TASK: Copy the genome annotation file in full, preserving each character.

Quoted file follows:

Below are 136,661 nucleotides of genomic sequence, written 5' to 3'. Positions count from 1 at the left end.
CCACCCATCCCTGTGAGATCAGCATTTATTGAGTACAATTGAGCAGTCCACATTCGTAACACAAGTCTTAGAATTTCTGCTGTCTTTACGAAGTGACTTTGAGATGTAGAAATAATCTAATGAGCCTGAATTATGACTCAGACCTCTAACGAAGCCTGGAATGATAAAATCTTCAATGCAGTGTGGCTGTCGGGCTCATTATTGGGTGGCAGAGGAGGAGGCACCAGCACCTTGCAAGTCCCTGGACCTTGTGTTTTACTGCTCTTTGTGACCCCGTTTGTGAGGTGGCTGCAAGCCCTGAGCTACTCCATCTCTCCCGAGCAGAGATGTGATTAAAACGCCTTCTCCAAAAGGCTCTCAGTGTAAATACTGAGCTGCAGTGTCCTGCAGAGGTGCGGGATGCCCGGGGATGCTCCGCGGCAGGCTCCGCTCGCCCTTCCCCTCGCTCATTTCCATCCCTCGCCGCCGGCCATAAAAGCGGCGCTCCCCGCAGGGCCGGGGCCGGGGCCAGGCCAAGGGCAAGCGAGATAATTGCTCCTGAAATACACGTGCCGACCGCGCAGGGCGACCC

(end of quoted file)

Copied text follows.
Below are 136,661 nucleotides of genomic sequence, written 5' to 3'. Positions count from 1 at the left end.
CCACCCATCCCTGTGAGATCAGCATTTATTGAGTACAATTGAGCAGTCCACATTCGTAACACAAGTCTTAGAATTTCTGCTGTCTTTACGAAGTGACTTTGAGATGTAGAAATAATCTAATGAGCCTGAATTATGACTCAGACCTCTAACGAAGCCTGGAATGATAAAATCTTCAATGCAGTGTGGCTGTCGGGCTCATTATTGGGTGGCAGAGGAGGAGGCACCAGCACCTTGCAAGTCCCTGGACCTTGTGTTTTACTGCTCTTTGTGACCCCGTTTGTGAGGTGGCTGCAAGCCCTGAGCTACTCCATCTCTCCCGAGCAGAGATGTGATTAAAACGCCTTCTCCAAAAGGCTCTCAGTGTAAATACTGAGCTGCAGTGTCCTGCAGAGGTGCGGGATGCCCGGGGATGCTCCGCGGCAGGCTCCGCTCGCCCTTCCCCTCGCTCATTTCCATCCCTCGCCGCCGGCCATAAAAGCGGCGCTCCCCGCAGGGCCGGGGCCGGGGCCAGGCCAAGGGCAAGCGAGATAATTGCTCCTGAAATACACGTGCCGACCGCGCAGGGCGACCC